Wednesday, January 11, 2012

REVIEW: Ghost – The Musical (London)

Piccadilly Theatre (London), Friday December 23

Yes, this is the musical version of the famous movie starring Demi Moore, Patrick Swayze and Whoopi Goldberg. Oscar-winning writer Bruce Joel Rubin for the movie Ghost, translated it to a musical by writing the book and lyrics; and with Dave Stewart (half of Eurythmics) and Glen Ballard writing the music and also the lyrics.
After seeing so many musicals based on movies (in which Lion King has to be one of the best), I can see how Ghost can actually work. It worked, it entertained, but it didn’t wow me.

Ghost – The Musical is like a dish cooked with all the correct ingredients, but the ingredients themselves were just not of the best quality. The songs were enjoyable at that moment yet not exactly memorable afterward. The set design was simple and sleek and accommodated the illusions perfectly. The illusions by Paul Kieve, integral to the title of the show, were executed with mixed effect; the good ones were stunning, while the bad ones were sloppy. Personally, I like the scene wherein Sam (the ghost) slowly appeared up-stage, and while I was thinking that it was all mirror-reflection-lighting (Pepper’s Ghost) effect, he then suddenly walked down-stage and past where I believe the mirror was supposed to be… I don’t know how they did it. The video design gave the musical a sense of cinematic pace.

The weakest part of the show was notably the performers. They had the looks but lacked the skill to make their portrayal truthful and believable. Richard Fleeshman as Sam was right for the role, while alternate Philippa Stefani as Molly was out of her depth resulting to evident lack of connection and emotional weight between the couple. Alternate Da’vine Joy Randolph’s Oda Mae Brown (who have been cast in the role for the Broadway production in spring 2012) was a delight to witness with the right balance of empathy and humor. What thoroughly fell flat were Andrew Langtree’s Carl Bruner (Sam’s best friend and also the villain) and Ivan De Freitas’ Willie Lopez (Sam’s killer), both performances were caricatures of bad people in pantomime.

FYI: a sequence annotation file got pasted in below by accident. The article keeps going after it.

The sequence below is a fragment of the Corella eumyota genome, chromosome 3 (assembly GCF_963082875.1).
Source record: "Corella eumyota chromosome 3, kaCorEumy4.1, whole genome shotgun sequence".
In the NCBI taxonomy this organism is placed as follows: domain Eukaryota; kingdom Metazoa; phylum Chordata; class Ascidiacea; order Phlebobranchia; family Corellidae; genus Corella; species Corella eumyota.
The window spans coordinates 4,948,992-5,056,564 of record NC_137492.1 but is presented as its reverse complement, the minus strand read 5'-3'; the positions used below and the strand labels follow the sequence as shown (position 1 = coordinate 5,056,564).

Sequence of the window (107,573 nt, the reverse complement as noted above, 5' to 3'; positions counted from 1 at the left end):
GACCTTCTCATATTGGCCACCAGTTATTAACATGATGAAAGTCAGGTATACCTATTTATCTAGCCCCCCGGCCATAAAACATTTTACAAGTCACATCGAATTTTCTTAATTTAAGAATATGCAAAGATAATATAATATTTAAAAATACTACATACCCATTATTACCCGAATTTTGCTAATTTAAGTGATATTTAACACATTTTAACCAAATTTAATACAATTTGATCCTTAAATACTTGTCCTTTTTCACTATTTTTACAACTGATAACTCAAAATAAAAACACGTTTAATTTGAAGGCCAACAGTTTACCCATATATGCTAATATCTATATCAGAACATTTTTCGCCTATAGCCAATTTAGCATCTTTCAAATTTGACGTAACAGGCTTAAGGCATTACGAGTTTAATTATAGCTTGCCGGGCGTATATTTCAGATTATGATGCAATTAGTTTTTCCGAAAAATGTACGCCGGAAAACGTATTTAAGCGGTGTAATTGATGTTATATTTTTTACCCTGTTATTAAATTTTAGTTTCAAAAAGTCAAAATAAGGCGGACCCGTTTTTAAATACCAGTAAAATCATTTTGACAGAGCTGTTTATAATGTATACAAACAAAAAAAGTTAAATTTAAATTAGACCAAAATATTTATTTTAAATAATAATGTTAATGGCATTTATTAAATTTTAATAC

I wonder how it will be received in Broadway when it opens there, but my bet is that it will not do well.

Ghost - The Musical
First performance at Piccadilly Theatre 24 June 2011
First performance at Manchester Opera House 28 March 2011
Book & Lyrics by Bruce Joel Rubin
Music & Lyrics by Dave Stewart & Glen Ballard

Creative Team:
Choreographer: Ashley Wallen
Musical Supervisor, Arranger & Orchestrator: Christopher Nightingale
Lighting Designer: Hugh Vanstone
Video and Projection Designer: Jon Driscoll
Sound Designer: Bobby Aitken
Illusionist: Paul Kieve
Designer: Rob Howell
Director: Matthew Warchus

Cast Includes:
Sam Wheat: Richard Fleeshman
Molly Jensen: Philippa Stefani
Oda Mae Brown: Da'vine Joy Randolph
Carl Bruner: Andrew Langtree
Willie Lopez: Ivan de Freitas
Subway Ghost: Adebayo Bolaji
Hospital Ghost: Mark White
Clara: Lisa Davina Phillip
Louise: Jenny Fitzpatrick

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At January 12, 2012 at 9:26 AM , Anonymous SumiDP said...

I saw this show too and wholeheartedly agree with Satoshi.

Sam (I don't think was played by Richard Fleeshman the night I saw it as I would have recognised him from his UK TV career) was well cast physically and musically but was seriously let down by Molly (Philippa Stefani) who was weak vocally and who whined loudly far too often to be comfortable or forgiving. Her acting skills and American accent were somewhat lack lustre too. Sam's friend and the villain were extremely disappointing , both portraying typical British actors using stereotypical American mob style accents and body movements which were reminiscent of far too many amateur village hall and school productions.

Oda Mae was the star of the show along with some of the technical effects. How Sam disappeared in to fairy dust in front of our eyes was truly amazing as it was magical. A technical ‘Wow’ moment. Some of the elements played by the cast seemed unnecessary and added very little to the performance. The small tap dance part way through by one member although extremely well executed and most entertaining felt completely out of place with the rest of the production.
Overall, Ghost was entertaining but this particular night, seemed rather lacking and well below my expectations of what I perceive to be the standard of a London West End show.


At January 12, 2012 at 10:05 AM , Blogger SATOSHI said...

Dear SumiDP,
Thank you for your comment. It is good to know that somebody agrees with me or in some other cases disagree with me. Blogging can be a very lonely activity (haha!) and I certainly appreciate feedbacks. THANK YOU.


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